Pirates calling up Jose Tabata and Brad Lincoln

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After seeing first hand what a top prospect can do last night, the Pirates reportedly will call up both Brad Lincoln and Jose Tabata from Triple-A in time for tonight’s game against the Nationals.
Lincoln went one spot after Evan Longoria as the fourth overall pick in the 2006 draft, but missed all of 2007 following Tommy John elbow surgery. He’s bounced back pretty well, posting a 3.89 ERA and 97/24 K/BB ratio in 130 innings at Triple-A, but at 25 years old now projects as a potential middle-of-the-rotation starter at best rather than an ace.
Tabata was acquired from the Yankees in the mid-2008 deal for Xavier Nady and Damaso Marte, and has seen his stock decline since showing lots of promise as a teenager in the low minors. Once thought to have middle-of-the-order upside he’s managed only 14 homers in 246 games between Double-A and Triple-A, but he’s still just 21 years old and should develop at least a bit more pop.
Plus, even if the power never arrives Tabata should be able to make an impact closer to the top of the Pirates’ lineup. He’s hit .290 at Double-A and Triple-A, getting on base at a solid .355 clip and swiping 54 bags at a 77 percent success rate. His raw numbers are nothing special, but for someone who’s been very young for every level of competition it’s definitely encouraging. Whether or not he’s ready for the majors right now is another matter entirely.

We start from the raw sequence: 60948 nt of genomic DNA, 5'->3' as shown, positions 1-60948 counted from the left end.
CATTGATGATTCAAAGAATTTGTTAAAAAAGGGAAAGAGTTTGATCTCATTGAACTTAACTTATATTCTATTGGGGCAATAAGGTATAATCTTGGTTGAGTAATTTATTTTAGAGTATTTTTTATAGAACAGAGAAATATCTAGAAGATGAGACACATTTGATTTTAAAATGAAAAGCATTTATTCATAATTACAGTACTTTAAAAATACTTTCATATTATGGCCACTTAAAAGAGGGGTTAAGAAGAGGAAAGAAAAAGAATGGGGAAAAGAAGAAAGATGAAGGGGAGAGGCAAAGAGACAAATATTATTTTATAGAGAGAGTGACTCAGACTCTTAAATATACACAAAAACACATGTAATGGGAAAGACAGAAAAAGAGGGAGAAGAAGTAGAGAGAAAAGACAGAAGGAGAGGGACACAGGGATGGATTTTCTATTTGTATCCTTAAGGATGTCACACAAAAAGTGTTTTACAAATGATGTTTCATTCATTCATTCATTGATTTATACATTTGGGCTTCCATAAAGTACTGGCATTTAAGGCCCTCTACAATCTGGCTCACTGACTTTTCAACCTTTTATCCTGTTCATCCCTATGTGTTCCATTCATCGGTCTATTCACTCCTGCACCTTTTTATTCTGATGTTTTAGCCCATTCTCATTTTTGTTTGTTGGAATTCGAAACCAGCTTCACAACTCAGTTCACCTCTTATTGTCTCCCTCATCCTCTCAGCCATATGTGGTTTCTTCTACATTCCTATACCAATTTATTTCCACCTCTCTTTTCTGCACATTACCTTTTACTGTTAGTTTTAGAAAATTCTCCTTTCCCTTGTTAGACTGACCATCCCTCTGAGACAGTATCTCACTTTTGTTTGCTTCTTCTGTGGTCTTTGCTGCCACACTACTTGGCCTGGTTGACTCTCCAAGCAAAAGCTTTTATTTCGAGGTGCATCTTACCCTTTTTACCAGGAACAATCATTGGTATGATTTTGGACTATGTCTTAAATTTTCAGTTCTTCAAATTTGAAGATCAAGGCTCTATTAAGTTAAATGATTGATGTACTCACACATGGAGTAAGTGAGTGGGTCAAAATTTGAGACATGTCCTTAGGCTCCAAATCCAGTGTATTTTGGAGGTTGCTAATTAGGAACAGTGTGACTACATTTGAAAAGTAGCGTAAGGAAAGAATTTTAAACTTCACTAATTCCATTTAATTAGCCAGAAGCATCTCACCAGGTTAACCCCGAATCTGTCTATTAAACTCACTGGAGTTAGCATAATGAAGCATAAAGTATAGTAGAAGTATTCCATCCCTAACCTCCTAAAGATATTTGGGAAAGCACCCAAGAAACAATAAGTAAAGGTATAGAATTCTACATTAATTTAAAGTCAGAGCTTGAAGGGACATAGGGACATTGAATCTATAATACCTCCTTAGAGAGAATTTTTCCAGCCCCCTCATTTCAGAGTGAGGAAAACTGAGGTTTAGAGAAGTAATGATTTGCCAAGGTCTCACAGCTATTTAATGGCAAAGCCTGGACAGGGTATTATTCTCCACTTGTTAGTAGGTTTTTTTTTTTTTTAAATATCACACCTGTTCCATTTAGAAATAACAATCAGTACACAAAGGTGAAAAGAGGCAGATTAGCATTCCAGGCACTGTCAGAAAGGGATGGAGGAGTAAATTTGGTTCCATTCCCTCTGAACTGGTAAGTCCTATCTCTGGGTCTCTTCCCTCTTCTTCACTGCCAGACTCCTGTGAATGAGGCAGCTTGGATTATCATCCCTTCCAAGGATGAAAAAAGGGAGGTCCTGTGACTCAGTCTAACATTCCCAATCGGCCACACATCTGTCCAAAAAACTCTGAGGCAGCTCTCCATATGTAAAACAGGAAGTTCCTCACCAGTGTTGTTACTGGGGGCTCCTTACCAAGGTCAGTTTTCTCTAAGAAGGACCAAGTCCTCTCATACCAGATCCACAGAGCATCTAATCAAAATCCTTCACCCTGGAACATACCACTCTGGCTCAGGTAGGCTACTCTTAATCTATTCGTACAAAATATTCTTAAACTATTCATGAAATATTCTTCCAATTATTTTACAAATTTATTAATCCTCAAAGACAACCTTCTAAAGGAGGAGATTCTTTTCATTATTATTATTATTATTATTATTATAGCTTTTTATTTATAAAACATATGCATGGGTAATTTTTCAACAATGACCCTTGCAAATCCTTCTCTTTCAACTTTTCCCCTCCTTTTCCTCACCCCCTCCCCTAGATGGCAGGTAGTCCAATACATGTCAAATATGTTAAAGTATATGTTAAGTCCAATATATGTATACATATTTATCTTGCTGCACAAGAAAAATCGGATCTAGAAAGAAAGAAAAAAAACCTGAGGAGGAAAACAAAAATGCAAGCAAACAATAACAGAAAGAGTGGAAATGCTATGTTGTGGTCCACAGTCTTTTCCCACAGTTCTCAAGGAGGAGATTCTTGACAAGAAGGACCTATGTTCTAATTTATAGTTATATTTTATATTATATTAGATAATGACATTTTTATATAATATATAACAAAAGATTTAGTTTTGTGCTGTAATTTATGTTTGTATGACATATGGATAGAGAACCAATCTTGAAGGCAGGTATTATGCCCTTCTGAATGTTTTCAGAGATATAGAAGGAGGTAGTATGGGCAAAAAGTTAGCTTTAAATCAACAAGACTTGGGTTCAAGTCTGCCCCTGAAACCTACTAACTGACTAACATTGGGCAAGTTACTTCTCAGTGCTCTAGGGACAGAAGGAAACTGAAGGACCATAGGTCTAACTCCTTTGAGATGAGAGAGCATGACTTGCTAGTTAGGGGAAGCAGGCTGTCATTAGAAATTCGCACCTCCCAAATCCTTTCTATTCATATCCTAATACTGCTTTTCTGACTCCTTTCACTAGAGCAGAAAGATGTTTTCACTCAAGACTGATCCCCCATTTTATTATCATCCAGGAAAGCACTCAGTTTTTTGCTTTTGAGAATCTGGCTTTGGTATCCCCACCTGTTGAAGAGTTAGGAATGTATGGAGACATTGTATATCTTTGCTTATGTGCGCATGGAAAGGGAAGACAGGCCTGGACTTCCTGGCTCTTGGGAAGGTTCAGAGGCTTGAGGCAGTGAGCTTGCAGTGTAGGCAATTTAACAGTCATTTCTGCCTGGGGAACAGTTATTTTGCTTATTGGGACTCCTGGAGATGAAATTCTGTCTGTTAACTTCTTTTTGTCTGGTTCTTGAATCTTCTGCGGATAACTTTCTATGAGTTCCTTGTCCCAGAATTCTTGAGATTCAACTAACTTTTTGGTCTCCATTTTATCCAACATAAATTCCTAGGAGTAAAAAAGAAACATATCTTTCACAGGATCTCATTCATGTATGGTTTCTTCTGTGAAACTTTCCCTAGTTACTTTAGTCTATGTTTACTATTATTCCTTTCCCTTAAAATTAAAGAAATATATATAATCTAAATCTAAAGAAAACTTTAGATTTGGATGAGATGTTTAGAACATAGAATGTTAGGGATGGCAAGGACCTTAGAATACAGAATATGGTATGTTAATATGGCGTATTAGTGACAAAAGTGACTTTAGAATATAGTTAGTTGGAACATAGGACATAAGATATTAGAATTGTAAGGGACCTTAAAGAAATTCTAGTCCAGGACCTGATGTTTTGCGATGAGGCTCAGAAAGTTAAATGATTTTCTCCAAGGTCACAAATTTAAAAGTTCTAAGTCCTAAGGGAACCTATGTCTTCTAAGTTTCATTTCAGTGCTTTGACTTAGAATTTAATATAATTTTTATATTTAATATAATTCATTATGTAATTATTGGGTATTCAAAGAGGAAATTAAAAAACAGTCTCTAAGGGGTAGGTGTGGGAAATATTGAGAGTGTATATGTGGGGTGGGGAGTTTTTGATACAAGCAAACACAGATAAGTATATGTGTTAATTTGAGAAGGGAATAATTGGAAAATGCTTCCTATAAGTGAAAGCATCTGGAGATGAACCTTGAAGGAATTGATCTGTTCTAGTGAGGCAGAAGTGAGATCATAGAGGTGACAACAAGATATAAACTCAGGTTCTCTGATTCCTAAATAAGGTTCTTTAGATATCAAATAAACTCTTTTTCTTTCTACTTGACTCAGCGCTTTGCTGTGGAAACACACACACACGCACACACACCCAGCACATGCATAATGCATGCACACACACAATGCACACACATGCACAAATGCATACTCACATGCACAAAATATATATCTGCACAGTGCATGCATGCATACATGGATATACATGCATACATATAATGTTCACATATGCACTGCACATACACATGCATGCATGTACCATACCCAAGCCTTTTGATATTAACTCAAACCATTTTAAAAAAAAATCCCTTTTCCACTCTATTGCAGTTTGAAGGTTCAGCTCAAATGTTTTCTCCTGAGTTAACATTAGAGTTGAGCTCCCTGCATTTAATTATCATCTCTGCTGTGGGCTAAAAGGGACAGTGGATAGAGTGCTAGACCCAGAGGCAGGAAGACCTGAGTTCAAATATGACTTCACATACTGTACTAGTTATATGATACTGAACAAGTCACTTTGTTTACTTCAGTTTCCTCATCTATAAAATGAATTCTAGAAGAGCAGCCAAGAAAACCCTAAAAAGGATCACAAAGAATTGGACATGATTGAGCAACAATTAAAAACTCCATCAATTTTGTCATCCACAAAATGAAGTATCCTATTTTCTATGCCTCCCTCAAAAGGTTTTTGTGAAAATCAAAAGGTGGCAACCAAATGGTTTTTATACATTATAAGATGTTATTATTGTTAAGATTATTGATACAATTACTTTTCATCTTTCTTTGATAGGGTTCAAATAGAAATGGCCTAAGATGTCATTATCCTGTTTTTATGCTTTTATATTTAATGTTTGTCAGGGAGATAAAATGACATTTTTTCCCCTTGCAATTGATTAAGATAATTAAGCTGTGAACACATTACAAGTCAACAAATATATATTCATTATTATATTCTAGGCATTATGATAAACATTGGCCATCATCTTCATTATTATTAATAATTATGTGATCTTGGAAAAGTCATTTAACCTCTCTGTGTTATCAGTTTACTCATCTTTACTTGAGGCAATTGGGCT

Sean Manaea pitches the first no-hitter of 2018

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Athletics southpaw Sean Manaea delivered his first career no-hitter against the Red Sox in a decisive 3-0 victory on Saturday night. Any thought of a perfect game was banished in the first at-bat, when Mookie Betts drew a leadoff six-pitch walk to open the first inning. From there, Manaea was nearly flawless, holding the Sox to four total baserunners and striking out 10 of 30 batters faced — a career record.

Manaea was gifted a three-run lead thanks to RBI doubles from Jed Lowrie and Stephen Piscotty and Marcus Semien‘s solo shot off of Chris Sale in the fifth inning. While the Red Sox managed to draw two walks off of Manaea, they didn’t come anywhere close to plating a run. Andrew Benintendi tried to break up the no-no in the sixth inning with an infield hit down the first base line, but strayed out of bounds and later saw his hit reversed on a call of batter interference.

Entering the ninth inning, the 26-year-old lefty was sitting at just 95 pitches through eight frames of no-hit ball. He quickly deposed Blake Swihart and Mookie Betts with a groundout and fly out, then walked Benintendi on seven pitches. Any threat the Red Sox might have posed was soon eliminated, however, as Hanley Ramirez ground into a force out to complete the no-hitter.

Manaea is the first A’s pitcher to toss a no-no since Dallas Braden’s perfect game against the Rays eight years ago. The last time the Red Sox were on the losing end of a no-hitter was also against an AL West rival, when the Mariners’ Chris Bosio clinched a 2-0 no-no on April 22, 1993. Manaea’s feat is even more outstanding given how dominant the Red Sox have looked this season: prior to Saturday’s defeat, they boasted a 17-2 record and had yet to be shut out during the regular season.